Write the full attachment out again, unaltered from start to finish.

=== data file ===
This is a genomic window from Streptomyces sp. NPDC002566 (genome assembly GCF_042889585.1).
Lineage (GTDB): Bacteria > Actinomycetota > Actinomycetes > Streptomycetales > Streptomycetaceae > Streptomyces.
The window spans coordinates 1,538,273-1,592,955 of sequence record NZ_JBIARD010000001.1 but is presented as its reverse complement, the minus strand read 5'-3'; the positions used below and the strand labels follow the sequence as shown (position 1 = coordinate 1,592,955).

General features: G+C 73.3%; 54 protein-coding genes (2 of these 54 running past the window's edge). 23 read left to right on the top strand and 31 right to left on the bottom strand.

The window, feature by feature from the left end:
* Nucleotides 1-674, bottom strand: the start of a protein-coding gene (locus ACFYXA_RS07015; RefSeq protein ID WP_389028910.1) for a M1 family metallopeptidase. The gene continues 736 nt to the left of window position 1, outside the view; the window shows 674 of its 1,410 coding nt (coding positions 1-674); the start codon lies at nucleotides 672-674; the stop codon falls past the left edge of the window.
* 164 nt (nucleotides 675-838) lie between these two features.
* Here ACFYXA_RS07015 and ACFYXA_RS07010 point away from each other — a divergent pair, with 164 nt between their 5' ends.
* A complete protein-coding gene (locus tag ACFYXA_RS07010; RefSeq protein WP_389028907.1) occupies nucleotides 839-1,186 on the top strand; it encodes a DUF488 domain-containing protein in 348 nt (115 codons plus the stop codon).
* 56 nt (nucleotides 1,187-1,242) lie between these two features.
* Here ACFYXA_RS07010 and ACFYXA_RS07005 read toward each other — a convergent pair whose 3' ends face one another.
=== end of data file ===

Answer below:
This is a genomic window from Streptomyces sp. NPDC002566 (genome assembly GCF_042889585.1).
Lineage (GTDB): Bacteria > Actinomycetota > Actinomycetes > Streptomycetales > Streptomycetaceae > Streptomyces.
The window spans coordinates 1,538,273-1,592,955 of sequence record NZ_JBIARD010000001.1 but is presented as its reverse complement, the minus strand read 5'-3'; the positions used below and the strand labels follow the sequence as shown (position 1 = coordinate 1,592,955).

General features: G+C 73.3%; 54 protein-coding genes (2 of these 54 running past the window's edge). 23 read left to right on the top strand and 31 right to left on the bottom strand.

The window, feature by feature from the left end:
* Nucleotides 1-674, bottom strand: the start of a protein-coding gene (locus ACFYXA_RS07015; RefSeq protein ID WP_389028910.1) for a M1 family metallopeptidase. The gene continues 736 nt to the left of window position 1, outside the view; the window shows 674 of its 1,410 coding nt (coding positions 1-674); the start codon lies at nucleotides 672-674; the stop codon falls past the left edge of the window.
* 164 nt (nucleotides 675-838) lie between these two features.
* Here ACFYXA_RS07015 and ACFYXA_RS07010 point away from each other — a divergent pair, with 164 nt between their 5' ends.
* A complete protein-coding gene (locus tag ACFYXA_RS07010; RefSeq protein WP_389028907.1) occupies nucleotides 839-1,186 on the top strand; it encodes a DUF488 domain-containing protein in 348 nt (115 codons plus the stop codon).
* 56 nt (nucleotides 1,187-1,242) lie between these two features.
* Here ACFYXA_RS07010 and ACFYXA_RS07005 read toward each other — a convergent pair whose 3' ends face one another.